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Chuck Priore's masterpiece

Stony brook quarterback Kyle Essington (15) steps into

Stony brook quarterback Kyle Essington (15) steps into the pocket to throw in the second half. (Nov. 19, 2011) (Credit: Joseph D. Sullivan)

Stony Brook football coach Chuck Priore heard Liberty coach Danny Rocco's comments loud and clear in the week leading up to the Big South title game Saturday evening at LaValle Stadium. Sure, Rocco praised Stony Brook's running game and the ability of Seawolves quarterback Kyle Essington to throw the complementary pass.

But Rocco said that wouldn't happen against the Flames. He said they'd slow down the Seawolves' offense just as they did a year earlier in a 54-28 victory at Liberty. Well, Rocco was right to an extent. The Flames broke Stony Brook's streak of six straight games with at least 42 points. But that came as cold consolation to Rocco after the Seawolves scored a 41-31 victory to take the league title and the automatic bid to the FCS playoffs.

"From my chair, I think there was an expectation by Liberty that they deserved to go," Priore said. "They felt this was their year. I think we worked to go, and that was the difference today." Sarcastically, Priore added, "I guess we can't throw, and we can't run against them."

The record shows Stony Brook ran up 537 yards of total offense. Miguel Maysonet rushed for 158 yards and a touchdown; Brock Jackolski ran for 121 yards and a TD and caught another 14-yard TD pass, and Essington (pictured) passed for 250 yards and three touchdowns. The Seawolves had touchdown drives of two plays and 28 seconds, five plays and 1:22 and two plays and 33 seconds in the first half. In the second half, they sustained long TD drives of 10 plays and 12 plays.

Truly, it was a masterpiece of game-planning by Priore, who knew Liberty had a week off, giving Rocco extra preparation time. So, the Seawolves not only came out wearing new black jerseys but also doing things on offense differently than they have most of the season.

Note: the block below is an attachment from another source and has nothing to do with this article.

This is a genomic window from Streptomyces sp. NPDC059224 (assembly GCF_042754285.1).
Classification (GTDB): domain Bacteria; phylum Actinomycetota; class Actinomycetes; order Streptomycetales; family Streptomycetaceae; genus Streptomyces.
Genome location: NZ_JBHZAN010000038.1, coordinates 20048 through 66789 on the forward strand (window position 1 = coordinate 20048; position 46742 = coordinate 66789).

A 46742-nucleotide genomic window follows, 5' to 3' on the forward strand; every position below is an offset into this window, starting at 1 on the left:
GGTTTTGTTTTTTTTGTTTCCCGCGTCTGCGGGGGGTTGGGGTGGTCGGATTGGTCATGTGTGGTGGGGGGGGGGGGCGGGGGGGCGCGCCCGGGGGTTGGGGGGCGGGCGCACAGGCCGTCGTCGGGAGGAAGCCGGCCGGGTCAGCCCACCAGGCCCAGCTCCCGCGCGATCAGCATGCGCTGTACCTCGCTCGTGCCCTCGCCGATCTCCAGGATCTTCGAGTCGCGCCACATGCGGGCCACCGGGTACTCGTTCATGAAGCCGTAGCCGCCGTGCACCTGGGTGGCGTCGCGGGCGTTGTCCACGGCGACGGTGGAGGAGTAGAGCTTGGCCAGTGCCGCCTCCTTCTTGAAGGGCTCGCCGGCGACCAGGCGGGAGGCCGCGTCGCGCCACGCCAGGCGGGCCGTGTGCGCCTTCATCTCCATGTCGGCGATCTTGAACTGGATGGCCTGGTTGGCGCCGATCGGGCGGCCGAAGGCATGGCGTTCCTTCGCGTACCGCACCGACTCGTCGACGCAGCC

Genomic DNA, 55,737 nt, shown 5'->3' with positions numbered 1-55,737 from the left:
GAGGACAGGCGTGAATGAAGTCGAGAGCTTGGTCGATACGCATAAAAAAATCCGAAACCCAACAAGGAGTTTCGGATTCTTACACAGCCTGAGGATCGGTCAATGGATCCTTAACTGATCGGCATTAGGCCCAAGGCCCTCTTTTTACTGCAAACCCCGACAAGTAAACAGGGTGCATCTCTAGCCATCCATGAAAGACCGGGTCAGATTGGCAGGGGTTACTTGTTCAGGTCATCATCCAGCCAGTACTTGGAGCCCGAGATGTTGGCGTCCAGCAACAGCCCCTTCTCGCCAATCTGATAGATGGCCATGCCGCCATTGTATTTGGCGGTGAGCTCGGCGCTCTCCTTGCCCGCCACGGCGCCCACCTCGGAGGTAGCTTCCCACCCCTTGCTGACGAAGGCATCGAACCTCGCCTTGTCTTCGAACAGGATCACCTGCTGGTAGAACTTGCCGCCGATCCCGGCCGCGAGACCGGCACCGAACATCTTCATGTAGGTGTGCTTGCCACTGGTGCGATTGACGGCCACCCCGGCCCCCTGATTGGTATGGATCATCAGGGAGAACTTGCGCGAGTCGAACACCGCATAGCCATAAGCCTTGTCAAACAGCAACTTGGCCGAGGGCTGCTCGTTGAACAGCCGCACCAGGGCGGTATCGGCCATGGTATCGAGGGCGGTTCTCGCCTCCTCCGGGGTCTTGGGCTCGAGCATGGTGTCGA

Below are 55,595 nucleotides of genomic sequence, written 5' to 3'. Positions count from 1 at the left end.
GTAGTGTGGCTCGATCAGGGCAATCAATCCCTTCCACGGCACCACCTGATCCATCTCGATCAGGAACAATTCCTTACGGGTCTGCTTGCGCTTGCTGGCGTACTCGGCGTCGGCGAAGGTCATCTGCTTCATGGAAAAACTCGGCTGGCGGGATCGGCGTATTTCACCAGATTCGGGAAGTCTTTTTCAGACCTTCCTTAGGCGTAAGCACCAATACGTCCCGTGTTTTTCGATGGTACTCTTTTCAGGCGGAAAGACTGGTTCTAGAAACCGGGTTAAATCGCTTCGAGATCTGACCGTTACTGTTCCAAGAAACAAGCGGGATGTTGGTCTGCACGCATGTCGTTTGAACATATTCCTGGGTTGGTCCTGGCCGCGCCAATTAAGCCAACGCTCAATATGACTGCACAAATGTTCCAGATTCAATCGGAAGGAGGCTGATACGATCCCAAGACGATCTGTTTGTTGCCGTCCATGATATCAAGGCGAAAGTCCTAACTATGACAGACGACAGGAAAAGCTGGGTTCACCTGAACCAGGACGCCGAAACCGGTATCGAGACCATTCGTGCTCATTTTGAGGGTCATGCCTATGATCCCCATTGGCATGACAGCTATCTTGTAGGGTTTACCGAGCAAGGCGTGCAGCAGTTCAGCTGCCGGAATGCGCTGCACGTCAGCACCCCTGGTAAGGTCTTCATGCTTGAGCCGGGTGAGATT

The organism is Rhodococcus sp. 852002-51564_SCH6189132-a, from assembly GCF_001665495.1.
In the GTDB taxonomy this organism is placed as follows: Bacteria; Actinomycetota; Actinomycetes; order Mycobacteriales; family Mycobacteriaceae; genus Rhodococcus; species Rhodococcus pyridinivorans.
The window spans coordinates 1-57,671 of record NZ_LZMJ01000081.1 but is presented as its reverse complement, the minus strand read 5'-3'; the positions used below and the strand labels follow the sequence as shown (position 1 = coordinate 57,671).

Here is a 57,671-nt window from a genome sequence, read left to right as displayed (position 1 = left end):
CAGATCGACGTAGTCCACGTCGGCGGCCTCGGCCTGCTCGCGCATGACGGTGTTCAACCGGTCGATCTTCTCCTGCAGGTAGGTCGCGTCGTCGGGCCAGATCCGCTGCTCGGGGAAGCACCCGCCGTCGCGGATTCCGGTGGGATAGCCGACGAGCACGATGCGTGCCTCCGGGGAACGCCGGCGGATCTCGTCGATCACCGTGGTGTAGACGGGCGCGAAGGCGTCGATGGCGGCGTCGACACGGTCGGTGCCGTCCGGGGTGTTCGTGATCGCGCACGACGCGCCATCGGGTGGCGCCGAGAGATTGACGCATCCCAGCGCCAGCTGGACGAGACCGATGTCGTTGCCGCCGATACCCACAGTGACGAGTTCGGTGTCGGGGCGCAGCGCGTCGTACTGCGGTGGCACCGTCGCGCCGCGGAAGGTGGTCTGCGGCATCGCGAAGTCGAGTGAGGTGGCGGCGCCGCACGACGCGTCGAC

The jerseys provided a psychological boost when they were distributed 10 minutes before Stony Brook took the field. "We wanted to give the kids a special moment," said Priore, who thanked the administration for footing the bill for the change. "I said, 'Wear 'em, we're proud of you. Now, let's go kick butt. You should have seen their eyes. They were excited, but I think we would have won anyway."

Jerseys don't execute; players do. And the Seawolves played a turnover-free game and clearly had Liberty's defense confused much of the game. "We've been traditonally running into the boundary and using short throws," Priore said of the offensive style. "We flipped all of our tendencies. We ran quarterback bootlegs to the middle of the field and gave our backs more room to run in the middle instead of letting [Liberty] use the sideline as a defender."

Essington often rolled to his left before squaring to throw to receivers, who generally were running wide-open. Kevin Norrell caught five passes for 85 yards, including a 26-yard touchdown, Matt Brevi caught two for 63, including a 49-yard TD, and Jordan Gush caught four for 43 yards. Together, their yardage was less than the 240 yards Flames wide receiver Chris Summers gained on 10 catches, but Summers never reached the end zone.

"I will match our three wide receivers against any three in our conference," Priore said. "We don't throw as much, so, they don't get the accolades. But Summers didn't get to the end zone, and Norrel did. You've got to finish plays."

As for the success of the running game, Priore said, "I said to the coaches I was confident in our ability to run."

After the game, Essington said he believes the Seawolves are as good as any team in Division I-AA when they are playing together the way they did against Liberty. When Priore was asked how he felt about that remark, the coach said, "Here's what I know. I know our plus-minus ratio [now plus-16 on turnovers] is top five in the country. If we continue to do that, we're as good as anybody."